Kate and Julian’s story may have begun not in the moneyed
world of twenty-first-century Manhattan but in France
during World War I, when a mysterious American woman
emerged from the shadows of the Western Front to save the
life of Captain Julian Laurence Ashford, a celebrated war
poet and infantry officer.
Now, in modern-day New York, Kate and Julian must protect
themselves from the secrets of the past, and trust in a
true love that transcends time and space.
Someone was in the room with me, rustling conscientiously:
the repressed stir ofsomeone trying to be quiet. I opened my
eyes. "Julian? Captain Ashford?"
"I'm sorry. I didn't mean to intrude." He emerged
from some corner of the room,looking anxious. "Only
adding a bit of coal; it's gone frightfully chilly. How are
I sat up, letting the blanket slide down to my lap. I'd left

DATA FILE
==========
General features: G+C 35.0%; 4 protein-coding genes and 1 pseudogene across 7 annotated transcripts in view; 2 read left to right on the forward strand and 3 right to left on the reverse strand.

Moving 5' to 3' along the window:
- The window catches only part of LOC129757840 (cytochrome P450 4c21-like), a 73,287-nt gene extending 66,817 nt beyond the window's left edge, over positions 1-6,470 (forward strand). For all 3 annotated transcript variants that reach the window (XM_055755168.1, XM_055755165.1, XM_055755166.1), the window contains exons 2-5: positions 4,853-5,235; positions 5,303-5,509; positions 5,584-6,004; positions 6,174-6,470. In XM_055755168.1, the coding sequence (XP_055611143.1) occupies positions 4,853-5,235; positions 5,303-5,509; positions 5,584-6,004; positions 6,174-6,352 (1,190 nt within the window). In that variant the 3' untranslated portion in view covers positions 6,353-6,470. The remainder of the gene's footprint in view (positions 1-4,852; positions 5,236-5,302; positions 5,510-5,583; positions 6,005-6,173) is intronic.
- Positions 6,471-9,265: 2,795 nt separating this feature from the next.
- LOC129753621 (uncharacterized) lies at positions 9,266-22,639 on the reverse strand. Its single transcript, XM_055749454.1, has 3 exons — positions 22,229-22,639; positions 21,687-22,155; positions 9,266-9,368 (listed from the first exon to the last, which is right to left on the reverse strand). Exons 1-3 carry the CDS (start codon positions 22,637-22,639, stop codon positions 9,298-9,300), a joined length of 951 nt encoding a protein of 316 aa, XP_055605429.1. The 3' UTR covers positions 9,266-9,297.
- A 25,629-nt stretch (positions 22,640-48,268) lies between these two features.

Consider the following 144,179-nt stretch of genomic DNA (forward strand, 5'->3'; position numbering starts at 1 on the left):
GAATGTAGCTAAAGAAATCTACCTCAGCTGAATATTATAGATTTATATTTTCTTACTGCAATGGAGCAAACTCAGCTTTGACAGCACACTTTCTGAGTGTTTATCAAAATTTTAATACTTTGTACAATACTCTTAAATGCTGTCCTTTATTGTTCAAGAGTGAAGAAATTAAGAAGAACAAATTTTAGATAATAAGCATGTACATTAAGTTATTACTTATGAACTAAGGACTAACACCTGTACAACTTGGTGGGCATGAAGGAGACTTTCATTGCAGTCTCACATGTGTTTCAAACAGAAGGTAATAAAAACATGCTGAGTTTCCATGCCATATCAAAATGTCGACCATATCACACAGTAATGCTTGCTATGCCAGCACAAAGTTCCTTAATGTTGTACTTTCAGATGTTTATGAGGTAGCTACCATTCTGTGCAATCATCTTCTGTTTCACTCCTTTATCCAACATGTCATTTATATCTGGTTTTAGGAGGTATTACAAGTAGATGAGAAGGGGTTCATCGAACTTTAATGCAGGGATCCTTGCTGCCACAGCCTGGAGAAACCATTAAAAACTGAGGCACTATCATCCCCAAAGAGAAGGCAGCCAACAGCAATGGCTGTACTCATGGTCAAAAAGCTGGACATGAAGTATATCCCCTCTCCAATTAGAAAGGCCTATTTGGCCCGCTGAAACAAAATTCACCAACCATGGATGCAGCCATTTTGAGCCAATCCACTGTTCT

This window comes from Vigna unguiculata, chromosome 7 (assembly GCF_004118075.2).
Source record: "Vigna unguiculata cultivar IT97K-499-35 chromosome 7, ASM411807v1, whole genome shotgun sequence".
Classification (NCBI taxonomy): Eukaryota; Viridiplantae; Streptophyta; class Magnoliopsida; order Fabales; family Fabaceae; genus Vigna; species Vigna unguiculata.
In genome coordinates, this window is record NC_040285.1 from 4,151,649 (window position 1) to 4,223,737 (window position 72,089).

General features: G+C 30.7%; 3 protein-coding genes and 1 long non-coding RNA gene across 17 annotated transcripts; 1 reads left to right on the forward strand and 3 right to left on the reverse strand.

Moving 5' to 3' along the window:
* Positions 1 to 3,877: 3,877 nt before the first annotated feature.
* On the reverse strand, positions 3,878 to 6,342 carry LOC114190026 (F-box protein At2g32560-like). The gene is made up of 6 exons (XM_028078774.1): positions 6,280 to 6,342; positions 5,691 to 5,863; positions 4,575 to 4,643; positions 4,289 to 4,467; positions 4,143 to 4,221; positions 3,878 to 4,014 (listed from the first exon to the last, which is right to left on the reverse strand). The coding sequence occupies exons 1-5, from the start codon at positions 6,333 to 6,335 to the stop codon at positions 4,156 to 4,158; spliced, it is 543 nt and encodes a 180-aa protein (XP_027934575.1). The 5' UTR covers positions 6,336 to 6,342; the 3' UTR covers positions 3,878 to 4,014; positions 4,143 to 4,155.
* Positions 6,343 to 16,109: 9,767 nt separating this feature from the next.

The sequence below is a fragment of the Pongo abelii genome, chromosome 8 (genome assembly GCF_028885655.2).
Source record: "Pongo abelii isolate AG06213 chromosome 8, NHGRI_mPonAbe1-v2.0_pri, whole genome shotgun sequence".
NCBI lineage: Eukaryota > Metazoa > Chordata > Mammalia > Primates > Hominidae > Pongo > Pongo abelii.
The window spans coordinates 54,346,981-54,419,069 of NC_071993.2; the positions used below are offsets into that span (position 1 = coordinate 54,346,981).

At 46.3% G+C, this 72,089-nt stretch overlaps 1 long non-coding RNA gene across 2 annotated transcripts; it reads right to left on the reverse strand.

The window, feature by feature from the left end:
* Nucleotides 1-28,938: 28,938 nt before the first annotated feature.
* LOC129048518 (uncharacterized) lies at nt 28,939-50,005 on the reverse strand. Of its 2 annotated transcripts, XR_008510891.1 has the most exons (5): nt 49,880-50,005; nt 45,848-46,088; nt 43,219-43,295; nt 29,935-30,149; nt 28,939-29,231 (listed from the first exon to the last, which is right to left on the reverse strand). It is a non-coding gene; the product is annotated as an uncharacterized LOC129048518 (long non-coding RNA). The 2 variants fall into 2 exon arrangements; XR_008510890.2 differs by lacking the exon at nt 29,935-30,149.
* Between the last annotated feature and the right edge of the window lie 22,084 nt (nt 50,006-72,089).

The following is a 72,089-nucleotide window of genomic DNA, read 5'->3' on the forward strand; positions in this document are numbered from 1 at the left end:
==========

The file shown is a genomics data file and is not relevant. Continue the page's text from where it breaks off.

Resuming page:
the lamp on, not wantingto settle too deeply to sleep, and
the dim glow made everything old and weary: the lowceiling,
nearly grazing Julian's head; the rusty brown water stain in
the corner by thewindow, creeping lazily over the aging
wallpaper; the small cast-iron ﬁreplace with its
tarnished scuttle. A small room; though Julian stood
politely by the mantel, as far from the bed as he could
manage without catching himself on ﬁre, he was no
more than eightintimate feet away. "Much better, thank
you. I'm sorry to be so much trouble."
"Don't be ridiculous." He paused self-consciously.
How handsome and competenthe looked, in his well-work khaki
tunic with its large pockets and brass buttons and wideSam
Browne belt, the strict knot at his neck splitting his shirt
collar exactly in half. Thatboyish replica of the face I
I smiled and drew my knees up. "You're feeling awkward,
aren't you? Let me guess what you're thinking." I
adjusted my tone, took on his supple clipped